• Protect your schedule Do not assume the new team member will be 100% productive on day one. The length of the ramp-up period will be specific to project, work assignments, and previous work experiences.
    • Prepare an orientation packet Put yourself in the new team member's shoes and think about what you need to know in order to get a solid understanding of the project environment.
    • Setup work environment in advance In any project environment, where team members need specific equipment, tools, access privileges to do their work, do whatever you can to get this set up before the team member starts. If you can't, account for this in your schedule.
    • Invest the time up-front Plan on spending time with any new team member up front. By investing focused attention with any new team member, you can better communicate your energy for the project and the expectations for the project, their role, and their contributions. As an avid follower of the Pareto principle, this is a clear case where spending a little extra time up-front will avoid the need to spend a lot more time on down the road on team productivity issues.
  • Plug-in To help facilitate the performance team, you must stay connected with the team. Keys here are to stay visible, use the same communication channels the team is using, take time to meet with each team member one-on-one, and make sure the team knows you are there to help them be productive.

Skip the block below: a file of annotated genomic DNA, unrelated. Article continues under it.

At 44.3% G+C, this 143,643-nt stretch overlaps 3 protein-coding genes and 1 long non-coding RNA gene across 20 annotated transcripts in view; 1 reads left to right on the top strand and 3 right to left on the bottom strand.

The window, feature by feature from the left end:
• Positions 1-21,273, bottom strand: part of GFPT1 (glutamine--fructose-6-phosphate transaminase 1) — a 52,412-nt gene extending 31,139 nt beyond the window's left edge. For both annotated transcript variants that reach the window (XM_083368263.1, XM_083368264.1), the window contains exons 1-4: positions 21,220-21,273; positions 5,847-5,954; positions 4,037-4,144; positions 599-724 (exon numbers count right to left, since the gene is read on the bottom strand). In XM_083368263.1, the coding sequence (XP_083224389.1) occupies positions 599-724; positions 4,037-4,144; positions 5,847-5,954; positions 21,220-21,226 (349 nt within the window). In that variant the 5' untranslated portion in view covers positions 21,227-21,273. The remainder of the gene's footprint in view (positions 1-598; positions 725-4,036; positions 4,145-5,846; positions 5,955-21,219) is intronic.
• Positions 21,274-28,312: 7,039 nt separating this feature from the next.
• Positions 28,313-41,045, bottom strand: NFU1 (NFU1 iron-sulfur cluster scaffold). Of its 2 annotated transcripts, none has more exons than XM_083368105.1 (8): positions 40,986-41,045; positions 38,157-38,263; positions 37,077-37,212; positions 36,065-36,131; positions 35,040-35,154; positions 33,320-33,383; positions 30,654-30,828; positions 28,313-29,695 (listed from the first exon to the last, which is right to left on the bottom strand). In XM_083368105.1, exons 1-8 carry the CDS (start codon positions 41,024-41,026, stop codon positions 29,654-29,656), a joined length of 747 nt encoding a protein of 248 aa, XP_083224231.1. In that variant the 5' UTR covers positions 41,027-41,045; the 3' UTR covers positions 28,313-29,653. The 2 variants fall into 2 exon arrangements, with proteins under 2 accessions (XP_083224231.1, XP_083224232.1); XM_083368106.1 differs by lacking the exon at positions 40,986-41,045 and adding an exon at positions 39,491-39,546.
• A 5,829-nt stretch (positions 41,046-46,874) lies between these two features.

• Share leadership responsibilities To help team members develop leadership skills and to help build commitment to the project, look for opportunities to share leadership responsibilities. This is natural on larger and cross-functional projects.

Part i. Project Management Jumpstart

Project Management Overview

The Project Manager

Essential Elements for any Successful Project

Part ii. Project Planning

Defining a Project

Planning a Project

Developing the Work Breakdown Structure

Estimating the Work

Developing the Project Schedule

Determining the Project Budget

Part iii. Project Control

Controlling a Project

Managing Project Changes

Managing Project Deliverables

Managing Project Issues

Managing Project Risks

Managing Project Quality

Part iv. Project Execution

Leading a Project

Managing Project Communications

Managing Expectations

Keys to Better Project Team Performance

Managing Differences

Managing Vendors

Ending a Project

Absolute Beginner[ap]s Guide to Project Management
Absolute Beginner[ap]s Guide to Project Management
ISBN: 078973821X
Year: 2006
Pages: 169 © 2008-2020.